On the opening outing on Linlithgow, Matt Wolstenholme and myself spent the day clearing ice from the rings of our rods. Today was very different. The main priority was to ensure you had packed plenty sun factor 50, it was going to be a belter. However, the loch looked in great shape. There were a few fish showing, even in the bright conditions. Fishing the previous day had been very good, with good baskets recorded – always a bad omen for me.
There was a fair bit of insect life around (not sure whether they were lake olives or march browns), plenty of adult buzzers, and even the odd crane fly.
Matt set up with two rods, one for pulling tactics and the other for the dries. I set-up with the midge-tip, buzzers and nymphs. The fish seemed to me to be feeding just sub-surface. We set-off towards the steep bank shore and drifted across towards the jetty, no drogue required. En route we saw a couple of boats anchored in North Reedy Bay, and they were quickly into fish. I had a tentative take. The cowardly fish was just teasing, but gave a wee bit of encouragement.
Occasional fish were moving. Buzzers were emerging and now and again there were a few splashy rises. Surely, it was just a matter of time before the fish came to their senses. We had a couple of daresay perfect drifts along the forest bend and into school bay, the hot spot. However, it was worse than slow. Despite being in amongst fish, we were getting no response to our tactics.
We could see Jimmy and Fraser drifting similar lines. It was a tad disturbing to see Jimmy’s rod bend with alarming regularity. He was on a midge-tip and twiddling to fine effect – and some form of sorcery. Matt then managed to hook and land a decent fish to a booby, fishing close in. We persevered. We chopped and changed flies and lines, but the fish were far too obvious for their absence at my end. They had clearly formed an orderly queue to jump on Jimmy’s line. He mentioned a banana-coloured FAB. Last year it was pineapple!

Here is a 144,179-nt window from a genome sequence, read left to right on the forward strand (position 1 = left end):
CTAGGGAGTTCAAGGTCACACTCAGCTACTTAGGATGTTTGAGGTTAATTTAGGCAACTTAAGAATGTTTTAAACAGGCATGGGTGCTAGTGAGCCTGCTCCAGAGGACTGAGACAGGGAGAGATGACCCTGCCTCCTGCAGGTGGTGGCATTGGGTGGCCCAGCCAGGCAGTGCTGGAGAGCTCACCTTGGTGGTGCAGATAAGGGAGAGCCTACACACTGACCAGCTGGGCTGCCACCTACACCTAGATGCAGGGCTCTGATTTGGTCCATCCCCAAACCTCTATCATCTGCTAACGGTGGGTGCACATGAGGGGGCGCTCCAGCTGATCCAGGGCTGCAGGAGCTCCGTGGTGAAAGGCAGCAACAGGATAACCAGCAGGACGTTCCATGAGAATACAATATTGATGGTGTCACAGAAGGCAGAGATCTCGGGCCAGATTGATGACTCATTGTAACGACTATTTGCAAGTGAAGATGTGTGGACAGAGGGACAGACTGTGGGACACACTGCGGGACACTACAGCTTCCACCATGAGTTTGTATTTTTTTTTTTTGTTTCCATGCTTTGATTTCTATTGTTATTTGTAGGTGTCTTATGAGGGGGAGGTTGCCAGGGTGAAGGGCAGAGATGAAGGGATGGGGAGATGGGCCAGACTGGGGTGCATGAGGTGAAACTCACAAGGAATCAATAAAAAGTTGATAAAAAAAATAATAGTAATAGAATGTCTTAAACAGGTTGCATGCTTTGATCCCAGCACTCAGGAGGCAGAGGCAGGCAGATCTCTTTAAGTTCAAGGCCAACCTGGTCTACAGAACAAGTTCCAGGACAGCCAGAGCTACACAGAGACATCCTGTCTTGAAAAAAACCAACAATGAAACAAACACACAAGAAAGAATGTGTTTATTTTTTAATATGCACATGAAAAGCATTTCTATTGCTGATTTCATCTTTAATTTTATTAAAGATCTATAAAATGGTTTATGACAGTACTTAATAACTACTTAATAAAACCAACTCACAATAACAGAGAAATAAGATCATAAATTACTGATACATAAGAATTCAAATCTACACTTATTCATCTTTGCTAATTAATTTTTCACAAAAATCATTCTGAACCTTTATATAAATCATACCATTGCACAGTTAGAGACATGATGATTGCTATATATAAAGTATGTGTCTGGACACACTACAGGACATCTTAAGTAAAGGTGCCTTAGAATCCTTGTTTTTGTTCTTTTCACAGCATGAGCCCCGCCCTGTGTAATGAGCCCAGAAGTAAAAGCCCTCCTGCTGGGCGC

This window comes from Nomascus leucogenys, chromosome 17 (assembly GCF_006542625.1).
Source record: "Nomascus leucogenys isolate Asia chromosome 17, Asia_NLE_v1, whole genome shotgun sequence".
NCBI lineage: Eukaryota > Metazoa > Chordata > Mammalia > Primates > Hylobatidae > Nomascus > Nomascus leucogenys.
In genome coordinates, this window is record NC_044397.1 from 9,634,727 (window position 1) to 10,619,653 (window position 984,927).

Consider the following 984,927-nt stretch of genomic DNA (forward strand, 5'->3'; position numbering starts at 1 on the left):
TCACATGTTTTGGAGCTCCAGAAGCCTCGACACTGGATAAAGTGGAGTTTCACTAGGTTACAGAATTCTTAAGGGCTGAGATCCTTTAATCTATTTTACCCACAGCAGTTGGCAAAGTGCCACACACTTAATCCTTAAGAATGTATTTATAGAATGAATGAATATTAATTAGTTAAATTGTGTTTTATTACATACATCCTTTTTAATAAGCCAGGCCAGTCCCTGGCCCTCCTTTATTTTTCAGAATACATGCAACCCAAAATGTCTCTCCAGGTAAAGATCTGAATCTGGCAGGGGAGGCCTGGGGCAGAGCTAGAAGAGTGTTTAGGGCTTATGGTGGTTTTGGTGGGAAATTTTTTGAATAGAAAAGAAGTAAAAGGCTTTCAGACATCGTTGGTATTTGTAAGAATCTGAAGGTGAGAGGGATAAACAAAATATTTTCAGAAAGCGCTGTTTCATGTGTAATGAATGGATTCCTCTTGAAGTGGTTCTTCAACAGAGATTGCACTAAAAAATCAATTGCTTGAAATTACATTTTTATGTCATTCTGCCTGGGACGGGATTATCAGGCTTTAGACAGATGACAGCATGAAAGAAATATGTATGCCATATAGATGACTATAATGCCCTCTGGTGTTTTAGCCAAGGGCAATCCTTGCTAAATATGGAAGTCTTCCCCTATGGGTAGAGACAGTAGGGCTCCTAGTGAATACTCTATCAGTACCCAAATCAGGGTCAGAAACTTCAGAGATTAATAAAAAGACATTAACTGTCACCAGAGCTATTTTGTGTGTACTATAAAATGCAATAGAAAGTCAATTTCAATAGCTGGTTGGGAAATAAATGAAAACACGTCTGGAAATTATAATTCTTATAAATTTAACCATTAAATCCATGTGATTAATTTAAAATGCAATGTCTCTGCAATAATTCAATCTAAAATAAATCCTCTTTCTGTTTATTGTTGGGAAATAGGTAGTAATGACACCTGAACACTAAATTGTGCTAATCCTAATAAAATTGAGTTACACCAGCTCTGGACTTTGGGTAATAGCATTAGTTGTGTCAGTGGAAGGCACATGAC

We then headed over to Dam Bay and Heather Hills. Once again, fish were showing, and sure enough one or two boats were finding success. Peter and Allan were drifting in the open water and were finding it equally tough. Matt then decided to have a go with his dries: Shipman’s and shuttlecocks. A couple of fish had a look, but with little conviction. Pangs of desperation were setting-in. We set anchor and had a go swinging buzzers on the washing line.
We headed back toward South Reedy Bay, Trevor and Gary had set anchor just off the point. They mentioned that the local farmer was working the fields, and that seemed to be kicking-off a flurry of wee beetles that the fish were happily picking-off. By now the wind had picked up quite a bit and there was some cloud cover.
We ended up back towards School Bay. Jimmy was still there and still catching. I switched to an intermediate and finally picked up one to a wee damsel. Matt changed to intermediate and damsels and then picked up a couple more and finished with another to a blob. To make my day complete, I hooked a decent fish that led me a merry dance, then thought I had a double hook-up, only to find the top dropper had wrapped round a floating branch. The fish was just out of reach of the net, and then it turned and slipped into the depths!
The club ended with 33 fish for the day. Jimmy was top rod with 10, and good fishing from Derek with 5, Matt with 4, Trevor and Gary a creditable 3 each.